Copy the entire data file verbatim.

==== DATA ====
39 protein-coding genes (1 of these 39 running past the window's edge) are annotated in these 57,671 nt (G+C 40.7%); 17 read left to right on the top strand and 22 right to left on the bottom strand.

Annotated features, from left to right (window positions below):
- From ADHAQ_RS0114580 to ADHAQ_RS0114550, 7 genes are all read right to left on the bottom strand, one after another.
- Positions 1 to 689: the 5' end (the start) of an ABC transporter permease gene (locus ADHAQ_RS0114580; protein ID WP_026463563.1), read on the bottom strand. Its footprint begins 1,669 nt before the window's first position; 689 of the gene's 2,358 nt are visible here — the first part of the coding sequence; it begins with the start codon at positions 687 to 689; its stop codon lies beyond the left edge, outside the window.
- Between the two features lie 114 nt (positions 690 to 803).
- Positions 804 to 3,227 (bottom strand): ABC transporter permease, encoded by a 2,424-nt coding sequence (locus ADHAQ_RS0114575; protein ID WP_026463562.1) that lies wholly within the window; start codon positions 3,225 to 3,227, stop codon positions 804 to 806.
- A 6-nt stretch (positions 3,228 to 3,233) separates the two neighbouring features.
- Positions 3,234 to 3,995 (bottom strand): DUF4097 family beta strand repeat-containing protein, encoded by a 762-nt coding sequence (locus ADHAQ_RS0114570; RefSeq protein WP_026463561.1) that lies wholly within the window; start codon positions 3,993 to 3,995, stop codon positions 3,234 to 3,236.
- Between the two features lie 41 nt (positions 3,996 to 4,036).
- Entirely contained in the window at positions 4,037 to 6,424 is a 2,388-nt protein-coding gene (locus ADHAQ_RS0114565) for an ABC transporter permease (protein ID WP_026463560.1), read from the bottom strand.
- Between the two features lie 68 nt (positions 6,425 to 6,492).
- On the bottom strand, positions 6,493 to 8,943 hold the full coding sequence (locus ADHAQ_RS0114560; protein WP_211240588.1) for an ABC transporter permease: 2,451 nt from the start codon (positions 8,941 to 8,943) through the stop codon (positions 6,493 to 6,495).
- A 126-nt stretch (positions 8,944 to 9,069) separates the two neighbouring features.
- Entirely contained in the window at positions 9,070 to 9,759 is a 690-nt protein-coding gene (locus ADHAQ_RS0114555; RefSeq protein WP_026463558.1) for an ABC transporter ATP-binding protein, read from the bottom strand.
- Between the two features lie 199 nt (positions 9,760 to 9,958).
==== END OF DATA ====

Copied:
39 protein-coding genes (1 of these 39 running past the window's edge) are annotated in these 57,671 nt (G+C 40.7%); 17 read left to right on the top strand and 22 right to left on the bottom strand.

Annotated features, from left to right (window positions below):
- From ADHAQ_RS0114580 to ADHAQ_RS0114550, 7 genes are all read right to left on the bottom strand, one after another.
- Positions 1 to 689: the 5' end (the start) of an ABC transporter permease gene (locus ADHAQ_RS0114580; protein ID WP_026463563.1), read on the bottom strand. Its footprint begins 1,669 nt before the window's first position; 689 of the gene's 2,358 nt are visible here — the first part of the coding sequence; it begins with the start codon at positions 687 to 689; its stop codon lies beyond the left edge, outside the window.
- Between the two features lie 114 nt (positions 690 to 803).
- Positions 804 to 3,227 (bottom strand): ABC transporter permease, encoded by a 2,424-nt coding sequence (locus ADHAQ_RS0114575; protein ID WP_026463562.1) that lies wholly within the window; start codon positions 3,225 to 3,227, stop codon positions 804 to 806.
- A 6-nt stretch (positions 3,228 to 3,233) separates the two neighbouring features.
- Positions 3,234 to 3,995 (bottom strand): DUF4097 family beta strand repeat-containing protein, encoded by a 762-nt coding sequence (locus ADHAQ_RS0114570; RefSeq protein WP_026463561.1) that lies wholly within the window; start codon positions 3,993 to 3,995, stop codon positions 3,234 to 3,236.
- Between the two features lie 41 nt (positions 3,996 to 4,036).
- Entirely contained in the window at positions 4,037 to 6,424 is a 2,388-nt protein-coding gene (locus ADHAQ_RS0114565) for an ABC transporter permease (protein ID WP_026463560.1), read from the bottom strand.
- Between the two features lie 68 nt (positions 6,425 to 6,492).
- On the bottom strand, positions 6,493 to 8,943 hold the full coding sequence (locus ADHAQ_RS0114560; protein WP_211240588.1) for an ABC transporter permease: 2,451 nt from the start codon (positions 8,941 to 8,943) through the stop codon (positions 6,493 to 6,495).
- A 126-nt stretch (positions 8,944 to 9,069) separates the two neighbouring features.
- Entirely contained in the window at positions 9,070 to 9,759 is a 690-nt protein-coding gene (locus ADHAQ_RS0114555; RefSeq protein WP_026463558.1) for an ABC transporter ATP-binding protein, read from the bottom strand.
- Between the two features lie 199 nt (positions 9,760 to 9,958).